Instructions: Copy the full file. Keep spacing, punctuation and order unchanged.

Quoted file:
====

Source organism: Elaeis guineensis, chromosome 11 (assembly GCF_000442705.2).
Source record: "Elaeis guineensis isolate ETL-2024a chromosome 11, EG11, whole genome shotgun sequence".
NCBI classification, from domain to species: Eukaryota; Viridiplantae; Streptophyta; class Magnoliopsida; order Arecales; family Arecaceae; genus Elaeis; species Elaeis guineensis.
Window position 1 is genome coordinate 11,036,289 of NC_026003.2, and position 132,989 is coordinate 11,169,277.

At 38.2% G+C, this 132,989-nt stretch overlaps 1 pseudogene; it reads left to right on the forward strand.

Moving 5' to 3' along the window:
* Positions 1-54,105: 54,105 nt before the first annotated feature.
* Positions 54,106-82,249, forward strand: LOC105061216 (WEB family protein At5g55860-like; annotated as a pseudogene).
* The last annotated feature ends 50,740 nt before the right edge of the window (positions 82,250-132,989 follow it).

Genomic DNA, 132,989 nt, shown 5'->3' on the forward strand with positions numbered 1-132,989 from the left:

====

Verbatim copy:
Source organism: Elaeis guineensis, chromosome 11 (assembly GCF_000442705.2).
Source record: "Elaeis guineensis isolate ETL-2024a chromosome 11, EG11, whole genome shotgun sequence".
NCBI classification, from domain to species: Eukaryota; Viridiplantae; Streptophyta; class Magnoliopsida; order Arecales; family Arecaceae; genus Elaeis; species Elaeis guineensis.
Window position 1 is genome coordinate 11,036,289 of NC_026003.2, and position 132,989 is coordinate 11,169,277.

At 38.2% G+C, this 132,989-nt stretch overlaps 1 pseudogene; it reads left to right on the forward strand.

Moving 5' to 3' along the window:
* Positions 1-54,105: 54,105 nt before the first annotated feature.
* Positions 54,106-82,249, forward strand: LOC105061216 (WEB family protein At5g55860-like; annotated as a pseudogene).
* The last annotated feature ends 50,740 nt before the right edge of the window (positions 82,250-132,989 follow it).

Genomic DNA, 132,989 nt, shown 5'->3' on the forward strand with positions numbered 1-132,989 from the left: